Working on a play about the Third Reich, the actors begin arguing about whether what they’re doing is a good idea or not. Even though the play is based on a well-presented book, putting Nazis onstage transforms it. “Like a British courtroom, a play tends to the adversarial, demanding that the jury identify with one side.” – The Observer (UK)


Composer Frank Wildhorn is the first American musical-theater composer in 22 years to have three shows running simultaneously on Broadway. He’s been called the American Andrew Lloyd Webber, but while his loyal fans are fanatical in their love of his work, the critics haven’t been kind. “Six million people have seen my stuff. I make no apologies for what I write. I just want to appeal to my generation. Look, if you’re 45 or 50 years old, that means in the early ’70s you were listening to the Stones or John Denver or Jim Croce. If nothing else, I represent the era I grew up in. I still write for pop artists all the time. I feel it’s important to speak to audiences in a vocabulary that’s comfortable to their ear.” – Orange County Register


Helgi Tomasson returns to New York City Ballet as a choreographer. At 57, he “remains trim though his hair has gone from black to white and thinned somewhat. He has now been running San Francisco Ballet for the same number of years he danced with City Ballet. ‘It was not a terribly smooth transition,’ he says, in his understated way, of his arrival there; his restrained approach and attention to the refinements of classical technique represented a big change from the flashy showmanship of the previous director, Michael Smuin.” – New York Times


Trisha Brown’s dance company celebrates its 30th anniversary this year. At the age of 63, Brown’s still pushing. “I’m hell bent right now. The learning curve is stretched so tight it’s twanging. I’m discovering, questioning, looking for solutions. I want to get out as much work as possible. It’s not surprising,” she says. “After all, I’ve been a wife, a mother, a dancer, a choreographer, a citizen in a radically changing world. I’m in my seventh decade. Over time one gets rewritten by experience – by loss, by death, by accidents. All these things have made me think a lot about emotion, about the shape of emotion.” – New York Times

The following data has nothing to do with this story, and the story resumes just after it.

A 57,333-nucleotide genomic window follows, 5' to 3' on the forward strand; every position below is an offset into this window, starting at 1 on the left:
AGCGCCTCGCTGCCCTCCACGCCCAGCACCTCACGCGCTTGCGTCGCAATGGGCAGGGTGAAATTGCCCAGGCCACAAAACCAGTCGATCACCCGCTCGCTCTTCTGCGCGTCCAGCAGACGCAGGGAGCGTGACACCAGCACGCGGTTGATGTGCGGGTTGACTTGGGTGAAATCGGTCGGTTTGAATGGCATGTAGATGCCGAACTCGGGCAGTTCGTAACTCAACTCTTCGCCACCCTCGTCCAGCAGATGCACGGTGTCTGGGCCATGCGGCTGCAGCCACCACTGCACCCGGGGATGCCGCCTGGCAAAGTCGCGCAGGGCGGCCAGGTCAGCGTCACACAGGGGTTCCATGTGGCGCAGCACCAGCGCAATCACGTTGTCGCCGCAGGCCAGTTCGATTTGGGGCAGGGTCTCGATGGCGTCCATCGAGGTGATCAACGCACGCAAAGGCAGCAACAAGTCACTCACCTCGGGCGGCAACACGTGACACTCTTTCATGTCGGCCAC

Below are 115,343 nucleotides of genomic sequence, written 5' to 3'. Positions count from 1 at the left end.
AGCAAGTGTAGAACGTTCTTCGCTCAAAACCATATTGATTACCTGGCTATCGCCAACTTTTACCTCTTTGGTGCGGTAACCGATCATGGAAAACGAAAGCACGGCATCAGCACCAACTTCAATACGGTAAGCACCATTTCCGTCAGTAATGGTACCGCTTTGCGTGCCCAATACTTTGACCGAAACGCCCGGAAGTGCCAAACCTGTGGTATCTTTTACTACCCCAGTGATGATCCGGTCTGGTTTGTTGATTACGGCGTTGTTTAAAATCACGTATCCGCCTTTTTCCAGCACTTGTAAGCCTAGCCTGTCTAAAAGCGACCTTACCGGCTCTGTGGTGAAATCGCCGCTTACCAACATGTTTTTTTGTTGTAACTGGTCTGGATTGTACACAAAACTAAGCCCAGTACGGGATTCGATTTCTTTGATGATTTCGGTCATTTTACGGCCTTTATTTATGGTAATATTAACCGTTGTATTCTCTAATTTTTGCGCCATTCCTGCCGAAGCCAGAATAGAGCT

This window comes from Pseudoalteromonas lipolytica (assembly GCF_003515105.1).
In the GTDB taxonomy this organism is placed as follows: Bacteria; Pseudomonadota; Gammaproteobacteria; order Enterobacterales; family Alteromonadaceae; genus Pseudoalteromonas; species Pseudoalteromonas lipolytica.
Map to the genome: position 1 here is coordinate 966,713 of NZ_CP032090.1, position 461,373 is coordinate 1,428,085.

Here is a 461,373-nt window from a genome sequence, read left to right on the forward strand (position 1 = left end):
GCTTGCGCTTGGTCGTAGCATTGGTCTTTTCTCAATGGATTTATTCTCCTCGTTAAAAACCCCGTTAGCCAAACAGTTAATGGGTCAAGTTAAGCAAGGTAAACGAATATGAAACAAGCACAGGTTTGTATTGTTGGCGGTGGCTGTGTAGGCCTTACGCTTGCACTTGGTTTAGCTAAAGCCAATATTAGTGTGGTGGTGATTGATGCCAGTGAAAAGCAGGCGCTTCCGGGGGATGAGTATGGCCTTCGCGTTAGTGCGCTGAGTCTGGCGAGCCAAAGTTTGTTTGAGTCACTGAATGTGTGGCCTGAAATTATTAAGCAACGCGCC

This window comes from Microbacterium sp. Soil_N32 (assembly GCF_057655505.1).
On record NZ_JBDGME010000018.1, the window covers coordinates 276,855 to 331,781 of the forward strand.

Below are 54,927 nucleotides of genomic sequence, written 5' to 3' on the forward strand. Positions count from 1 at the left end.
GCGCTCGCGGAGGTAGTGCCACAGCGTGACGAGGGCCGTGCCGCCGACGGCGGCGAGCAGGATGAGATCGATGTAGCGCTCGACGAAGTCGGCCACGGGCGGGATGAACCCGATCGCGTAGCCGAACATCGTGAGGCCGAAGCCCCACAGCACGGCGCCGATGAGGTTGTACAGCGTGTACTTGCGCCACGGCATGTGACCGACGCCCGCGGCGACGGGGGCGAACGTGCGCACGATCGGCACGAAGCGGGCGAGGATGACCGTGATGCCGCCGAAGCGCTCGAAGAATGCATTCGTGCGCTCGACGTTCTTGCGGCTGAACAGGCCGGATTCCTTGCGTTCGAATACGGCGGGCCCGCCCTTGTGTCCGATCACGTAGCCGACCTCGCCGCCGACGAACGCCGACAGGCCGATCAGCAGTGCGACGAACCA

The St. Louis Symphony – which has become one of America’s best regional orchestras over the past 20 years – is in trouble. “The orchestra came up almost $1 million short in the fiscal year that ended in August 1999. This year, it stands to run a deficit of between $3.5 and $4 million on a total budget of $28.9 million. Those recent losses will likely add to the $6 million in long-term debt the Symphony already carries. And even if it manages to achieve an anticipated $1.5 million in cutbacks for the 2000-2001 season, managers will still be looking at $2 million less than they need.” – St. Louis Post-Dispatch


When an overlooked group is in trouble, one way to pretend it isn’t sick is to stage an awards ceremony. So this week the first Classical Brit awards for classical music. The gelled, egregious Kennedy will fiddle, Charlotte Church will weakly warble, Lesley Garrett will effervesce as usual like a shaken bottle of Babycham. The nominees are at best middlebrow, exposing the industry’s abject dependence on movie tie-ins. James Horner’s More Music From Braveheart, competes for Best Orchestral Album against John Williams’s latest brash, blatant marches from Star Wars, while Stephen Warbeck’s pastiched score for Shakespeare in Love has earned him a nomination as Male Artist of the Year. – The Observer (UK)


London’s concert halls are brimming over with music. But where is it on TV? “It is not just the quantity of classical-music programming on television that has declined, though the fall is real enough. A decade ago, say insiders, the BBC was broadcasting 100 hours per year. Now we are down to just half that number. The more serious collapse is of true commitment to the very idea of sustained coverage of classical music. A decade ago, a proposed Omnibus on Simon Rattle    today it is rejected because he is regarded by TV planners as of insufficient popular interest.” – The Telegraph (UK)


Pop music used to move in discernible directions that had its mass-market appeal. Not the 1990s, which let a million flowers bloom. “The music world pays a price for diversity. Our new heroes are often only heroes to a few. The sheer volume of titles, more akin to books than to movies, means that many never claim public attention, so it’s difficult for average listeners to sift out the important ones.” – New York Times


How to explain the century-long currents of music atonalism and serialism? Bernard Holland thinks he’s figured it out. “Fascism starts with a charismatic leader and moves on to megalomania, fanaticism, factionalism and a new order aimed at sweeping all detritus from its path. Fascism attracts people looking for one answer to a lot of complex problems; it doesn’t have that answer, but the one it throws out is persuasive. Arnold Schoenberg waved the 12 commandments at a generation of composers bewildered by the tower of Babel they had been forced to live in. They were looking for an answer, and many were quick to follow.” – New York Times